Lift the Burden to lobby for changes to Canadian record suspension policy

FOUR million Canadians have a criminal record, hindering their ability to find employment, travel, or even just coach their kids’ soccer games. Lift the Burden, a new advocacy campaign launched by Pardon Services Canada, aims to help erase the stigma of a past criminal record and advocate for legislative amendments to make record suspensions (formerly called pardons) fair, affordable and accessible to all Canadians.

For nearly 30 years, Canadians with a past criminal record, who were deemed by the Parole Board of Canada to have demonstrated good conduct since the completion of their sentence, could apply for a record suspension for free. This allowed them to gain employment, volunteer and ultimately put their past behind them. While those benefits still exist today, recent amendments to the Criminal Records Act have made it significantly more difficult for ordinary Canadians to receive a record suspension. Eligibility wait times increased from three years to five years for summary offences, and doubled from five years to 10 years for indictable offences. At the same time, Parole Board application fees increased more than tenfold from $50 to $631 over a period of two years.

Skyrocketing fees and wait times stand as significant barriers for everyday Canadians to access record suspensions—a tool that has proven to be effective in making our communities safer and enabling past offenders to reintegrate into society. Since 1970, more than 400,000 Canadians have received record suspensions. Of those people, 96% have not re-offended, which confirms that this system works.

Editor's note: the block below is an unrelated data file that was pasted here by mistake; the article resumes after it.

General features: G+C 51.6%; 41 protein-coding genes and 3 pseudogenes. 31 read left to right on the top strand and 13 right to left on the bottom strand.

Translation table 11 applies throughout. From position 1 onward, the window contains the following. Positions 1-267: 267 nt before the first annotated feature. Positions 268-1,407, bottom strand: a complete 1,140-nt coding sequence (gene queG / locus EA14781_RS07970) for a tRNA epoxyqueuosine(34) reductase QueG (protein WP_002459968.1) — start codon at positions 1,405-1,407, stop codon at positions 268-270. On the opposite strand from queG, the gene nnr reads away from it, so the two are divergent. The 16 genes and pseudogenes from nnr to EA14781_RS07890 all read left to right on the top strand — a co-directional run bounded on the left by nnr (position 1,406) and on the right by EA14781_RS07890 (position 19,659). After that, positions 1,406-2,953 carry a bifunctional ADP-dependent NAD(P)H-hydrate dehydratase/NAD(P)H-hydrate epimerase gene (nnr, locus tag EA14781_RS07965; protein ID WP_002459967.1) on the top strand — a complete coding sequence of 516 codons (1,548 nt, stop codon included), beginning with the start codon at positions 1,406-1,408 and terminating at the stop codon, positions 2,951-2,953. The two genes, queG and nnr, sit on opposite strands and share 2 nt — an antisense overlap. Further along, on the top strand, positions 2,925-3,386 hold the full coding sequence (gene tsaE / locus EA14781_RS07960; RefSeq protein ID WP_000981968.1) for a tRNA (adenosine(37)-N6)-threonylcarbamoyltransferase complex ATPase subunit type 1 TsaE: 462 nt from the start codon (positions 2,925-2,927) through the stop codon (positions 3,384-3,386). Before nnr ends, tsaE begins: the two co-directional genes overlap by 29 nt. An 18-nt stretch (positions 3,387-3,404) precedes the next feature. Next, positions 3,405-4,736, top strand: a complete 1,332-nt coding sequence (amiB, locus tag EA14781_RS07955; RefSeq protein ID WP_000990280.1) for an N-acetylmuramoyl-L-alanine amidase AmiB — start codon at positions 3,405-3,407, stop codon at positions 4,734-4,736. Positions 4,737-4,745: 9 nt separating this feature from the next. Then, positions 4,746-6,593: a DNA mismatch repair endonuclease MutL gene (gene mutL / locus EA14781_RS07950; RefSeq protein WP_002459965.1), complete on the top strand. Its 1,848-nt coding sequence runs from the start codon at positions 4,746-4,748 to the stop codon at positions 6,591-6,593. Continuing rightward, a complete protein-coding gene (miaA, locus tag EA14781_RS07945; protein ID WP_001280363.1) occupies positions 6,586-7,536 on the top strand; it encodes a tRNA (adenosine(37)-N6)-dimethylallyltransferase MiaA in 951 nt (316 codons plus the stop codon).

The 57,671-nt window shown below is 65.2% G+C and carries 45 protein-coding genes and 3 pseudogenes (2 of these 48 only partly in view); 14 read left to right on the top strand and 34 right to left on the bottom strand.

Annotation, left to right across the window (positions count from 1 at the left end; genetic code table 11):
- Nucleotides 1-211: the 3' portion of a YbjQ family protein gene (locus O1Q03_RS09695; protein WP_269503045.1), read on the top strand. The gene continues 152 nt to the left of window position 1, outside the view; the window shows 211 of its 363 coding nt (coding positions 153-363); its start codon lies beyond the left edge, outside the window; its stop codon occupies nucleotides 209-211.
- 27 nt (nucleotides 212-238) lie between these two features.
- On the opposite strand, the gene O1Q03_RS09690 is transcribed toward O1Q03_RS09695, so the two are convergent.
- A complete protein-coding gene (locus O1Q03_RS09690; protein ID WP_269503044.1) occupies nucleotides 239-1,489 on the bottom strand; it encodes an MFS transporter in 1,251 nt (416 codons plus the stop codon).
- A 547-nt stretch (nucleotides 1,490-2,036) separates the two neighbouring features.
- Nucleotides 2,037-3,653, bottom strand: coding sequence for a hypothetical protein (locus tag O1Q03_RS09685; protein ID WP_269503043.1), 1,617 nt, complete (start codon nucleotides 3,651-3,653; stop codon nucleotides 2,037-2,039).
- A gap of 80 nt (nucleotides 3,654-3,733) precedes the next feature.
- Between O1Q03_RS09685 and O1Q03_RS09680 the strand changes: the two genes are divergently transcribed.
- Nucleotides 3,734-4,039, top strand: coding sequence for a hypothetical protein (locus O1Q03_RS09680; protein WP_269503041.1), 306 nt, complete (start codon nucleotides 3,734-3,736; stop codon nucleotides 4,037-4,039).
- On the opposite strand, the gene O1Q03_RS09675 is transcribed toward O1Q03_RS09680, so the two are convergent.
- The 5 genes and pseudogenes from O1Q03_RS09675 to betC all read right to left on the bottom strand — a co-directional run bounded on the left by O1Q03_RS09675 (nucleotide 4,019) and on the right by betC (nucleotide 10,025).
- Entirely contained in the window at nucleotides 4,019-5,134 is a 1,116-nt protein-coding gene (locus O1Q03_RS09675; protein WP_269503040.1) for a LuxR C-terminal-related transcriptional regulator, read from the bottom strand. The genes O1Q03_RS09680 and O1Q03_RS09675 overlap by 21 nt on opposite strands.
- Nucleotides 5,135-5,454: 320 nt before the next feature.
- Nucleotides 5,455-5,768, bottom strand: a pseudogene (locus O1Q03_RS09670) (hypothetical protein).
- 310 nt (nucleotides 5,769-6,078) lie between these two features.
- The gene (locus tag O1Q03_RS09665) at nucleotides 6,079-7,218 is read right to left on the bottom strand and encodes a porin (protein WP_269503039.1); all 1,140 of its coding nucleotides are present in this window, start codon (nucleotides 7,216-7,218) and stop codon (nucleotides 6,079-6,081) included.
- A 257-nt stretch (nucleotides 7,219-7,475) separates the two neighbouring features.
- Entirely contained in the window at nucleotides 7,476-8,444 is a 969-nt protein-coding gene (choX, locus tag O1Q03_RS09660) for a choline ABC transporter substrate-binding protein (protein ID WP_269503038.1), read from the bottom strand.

Lift the Burden is advocating for two key policy amendments:

  1. They want the cost to apply for a record suspension at the Parole Board of Canada to be free. For more than 40 years, record suspensions have proven to be a key tool in reducing crime, increasing employment and eliminating recidivism. They believe government should support the system as a societal benefit, as was the case from 1970 to 1997.
  2. They want eligibility wait periods to be rolled back from five years to three years for summary offences and from 10 years to five years for indictable offences. Since its implementation in 2012, the unintended consequences of this amendment have become clear. A 19-year-old university student with a marijuana possession charge would be ineligible to apply for a record suspension for five years after the completion of her sentence. Her record will severely limit her opportunities to find employment after graduation and reach her full potential.

“One in 8 Canadians has a criminal record—that’s over 4 million people with typically minor offences whose opportunities to work, travel and volunteer are limited. We believe that a record suspension is the last—but crucial—step in a fair and smart justice system. That’s why we’re working to help lift the burden of these deserving Canadians by advocating for timely and affordable access to record suspensions,” said Azmairnin Jadavji, President and CEO, Pardon Services Canada.

Lift the Burden gets in touch with Canadians through the website at www.lifttheburden. ca, where engaging videos and infographics will help introduce the public to these issues, and serves as a platform to build a broad coalition of supporters, stakeholders and advocates.

With the upcoming federal election scheduled for October 19, Lift the Burden will be asking all declared candidates to pledge their support for our campaign and help Canadians realize that their past doesn’t have to be limited by their future.